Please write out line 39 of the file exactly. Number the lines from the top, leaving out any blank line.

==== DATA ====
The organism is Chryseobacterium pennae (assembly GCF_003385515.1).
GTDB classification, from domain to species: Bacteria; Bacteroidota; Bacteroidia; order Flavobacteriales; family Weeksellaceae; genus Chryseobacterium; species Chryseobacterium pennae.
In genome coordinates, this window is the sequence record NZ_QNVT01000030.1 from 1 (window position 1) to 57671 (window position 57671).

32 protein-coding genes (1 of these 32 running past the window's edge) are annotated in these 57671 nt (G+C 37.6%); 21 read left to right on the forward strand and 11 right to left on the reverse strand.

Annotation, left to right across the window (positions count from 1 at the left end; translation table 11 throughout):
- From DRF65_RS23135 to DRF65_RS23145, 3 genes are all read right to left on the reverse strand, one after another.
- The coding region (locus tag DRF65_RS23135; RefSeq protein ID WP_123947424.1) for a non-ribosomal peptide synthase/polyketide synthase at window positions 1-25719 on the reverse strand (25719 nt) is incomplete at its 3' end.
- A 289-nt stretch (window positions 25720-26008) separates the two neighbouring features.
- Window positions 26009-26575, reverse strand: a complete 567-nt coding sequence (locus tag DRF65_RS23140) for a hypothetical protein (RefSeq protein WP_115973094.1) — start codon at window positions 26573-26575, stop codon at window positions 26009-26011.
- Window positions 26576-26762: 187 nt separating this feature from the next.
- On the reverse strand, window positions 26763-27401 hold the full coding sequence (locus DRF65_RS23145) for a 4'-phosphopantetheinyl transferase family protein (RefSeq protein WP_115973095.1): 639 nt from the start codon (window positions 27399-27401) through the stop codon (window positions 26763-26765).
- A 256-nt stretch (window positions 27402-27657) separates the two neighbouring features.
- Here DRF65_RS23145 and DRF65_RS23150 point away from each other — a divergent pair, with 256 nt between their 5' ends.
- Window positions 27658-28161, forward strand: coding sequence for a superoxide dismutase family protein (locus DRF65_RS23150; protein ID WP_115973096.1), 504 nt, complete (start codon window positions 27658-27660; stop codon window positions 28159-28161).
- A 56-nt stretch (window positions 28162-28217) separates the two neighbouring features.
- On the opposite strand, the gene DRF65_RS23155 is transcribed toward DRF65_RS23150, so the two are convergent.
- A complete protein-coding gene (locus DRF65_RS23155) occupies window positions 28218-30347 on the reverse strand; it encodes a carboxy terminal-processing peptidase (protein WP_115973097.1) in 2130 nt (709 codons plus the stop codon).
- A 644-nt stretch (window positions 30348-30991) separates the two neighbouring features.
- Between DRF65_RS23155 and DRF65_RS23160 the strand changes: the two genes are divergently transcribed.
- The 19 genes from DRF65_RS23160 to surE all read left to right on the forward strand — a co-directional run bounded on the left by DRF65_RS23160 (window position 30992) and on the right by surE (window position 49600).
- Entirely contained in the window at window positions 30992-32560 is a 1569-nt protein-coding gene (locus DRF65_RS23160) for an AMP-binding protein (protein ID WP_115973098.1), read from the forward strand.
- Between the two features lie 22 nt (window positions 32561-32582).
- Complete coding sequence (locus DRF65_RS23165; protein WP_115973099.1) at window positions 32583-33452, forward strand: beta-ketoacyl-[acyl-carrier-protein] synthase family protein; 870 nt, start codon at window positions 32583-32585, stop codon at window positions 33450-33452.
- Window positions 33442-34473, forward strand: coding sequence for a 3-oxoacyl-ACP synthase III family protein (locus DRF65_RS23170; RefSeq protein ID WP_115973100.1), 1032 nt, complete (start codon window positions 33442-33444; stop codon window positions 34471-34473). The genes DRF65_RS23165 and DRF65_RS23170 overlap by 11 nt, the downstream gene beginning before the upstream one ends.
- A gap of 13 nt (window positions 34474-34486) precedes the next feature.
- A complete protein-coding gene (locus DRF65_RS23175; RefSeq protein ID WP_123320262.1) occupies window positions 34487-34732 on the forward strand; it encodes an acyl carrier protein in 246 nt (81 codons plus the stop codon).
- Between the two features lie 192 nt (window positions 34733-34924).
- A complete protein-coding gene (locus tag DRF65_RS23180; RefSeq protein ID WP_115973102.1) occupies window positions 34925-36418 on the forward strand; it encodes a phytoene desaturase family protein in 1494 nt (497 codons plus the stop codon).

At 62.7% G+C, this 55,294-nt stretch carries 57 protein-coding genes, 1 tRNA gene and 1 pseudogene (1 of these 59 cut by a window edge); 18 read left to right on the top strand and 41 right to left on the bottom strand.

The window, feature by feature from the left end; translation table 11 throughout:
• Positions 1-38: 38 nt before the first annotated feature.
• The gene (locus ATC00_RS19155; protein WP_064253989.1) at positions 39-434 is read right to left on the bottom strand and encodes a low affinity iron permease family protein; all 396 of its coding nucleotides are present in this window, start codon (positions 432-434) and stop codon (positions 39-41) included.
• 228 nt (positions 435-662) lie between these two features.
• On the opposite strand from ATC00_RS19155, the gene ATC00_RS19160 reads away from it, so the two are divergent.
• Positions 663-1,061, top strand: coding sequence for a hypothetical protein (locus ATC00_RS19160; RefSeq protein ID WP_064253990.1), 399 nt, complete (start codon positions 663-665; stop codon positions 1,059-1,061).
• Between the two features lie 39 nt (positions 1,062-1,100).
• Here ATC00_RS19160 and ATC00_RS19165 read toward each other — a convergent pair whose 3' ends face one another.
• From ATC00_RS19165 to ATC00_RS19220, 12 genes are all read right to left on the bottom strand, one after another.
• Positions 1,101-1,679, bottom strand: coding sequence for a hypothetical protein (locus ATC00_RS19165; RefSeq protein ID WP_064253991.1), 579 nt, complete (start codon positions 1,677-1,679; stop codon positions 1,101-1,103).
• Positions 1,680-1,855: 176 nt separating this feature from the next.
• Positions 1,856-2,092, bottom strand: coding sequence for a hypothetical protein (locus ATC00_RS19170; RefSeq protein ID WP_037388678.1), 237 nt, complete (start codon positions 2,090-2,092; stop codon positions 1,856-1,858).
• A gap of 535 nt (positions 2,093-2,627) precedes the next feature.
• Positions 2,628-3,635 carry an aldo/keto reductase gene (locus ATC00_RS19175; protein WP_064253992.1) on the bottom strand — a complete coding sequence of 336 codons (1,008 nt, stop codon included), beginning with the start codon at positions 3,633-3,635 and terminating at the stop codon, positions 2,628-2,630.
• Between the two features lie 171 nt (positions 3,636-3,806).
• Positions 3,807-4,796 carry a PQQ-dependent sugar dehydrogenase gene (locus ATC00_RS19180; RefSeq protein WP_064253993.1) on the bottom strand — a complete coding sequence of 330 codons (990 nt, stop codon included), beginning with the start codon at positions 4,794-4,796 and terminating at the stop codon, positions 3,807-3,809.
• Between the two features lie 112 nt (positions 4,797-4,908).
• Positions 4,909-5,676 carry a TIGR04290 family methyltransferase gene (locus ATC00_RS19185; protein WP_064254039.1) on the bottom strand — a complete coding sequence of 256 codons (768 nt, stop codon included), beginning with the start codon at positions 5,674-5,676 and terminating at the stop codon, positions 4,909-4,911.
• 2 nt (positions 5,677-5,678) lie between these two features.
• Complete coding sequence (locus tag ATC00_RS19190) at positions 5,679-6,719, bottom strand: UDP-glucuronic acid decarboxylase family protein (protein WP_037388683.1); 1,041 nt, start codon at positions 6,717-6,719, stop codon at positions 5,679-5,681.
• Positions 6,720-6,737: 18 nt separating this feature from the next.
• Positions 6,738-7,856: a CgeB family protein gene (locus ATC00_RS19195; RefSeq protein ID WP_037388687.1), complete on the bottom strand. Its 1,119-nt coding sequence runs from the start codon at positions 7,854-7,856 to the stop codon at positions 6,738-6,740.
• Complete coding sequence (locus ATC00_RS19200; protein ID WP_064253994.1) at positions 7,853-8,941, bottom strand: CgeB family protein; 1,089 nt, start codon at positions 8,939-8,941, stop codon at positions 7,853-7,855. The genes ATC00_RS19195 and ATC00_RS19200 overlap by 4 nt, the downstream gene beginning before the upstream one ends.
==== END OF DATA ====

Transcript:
• Positions 1,101-1,679, bottom strand: coding sequence for a hypothetical protein (locus ATC00_RS19165; RefSeq protein ID WP_064253991.1), 579 nt, complete (start codon positions 1,677-1,679; stop codon positions 1,101-1,103).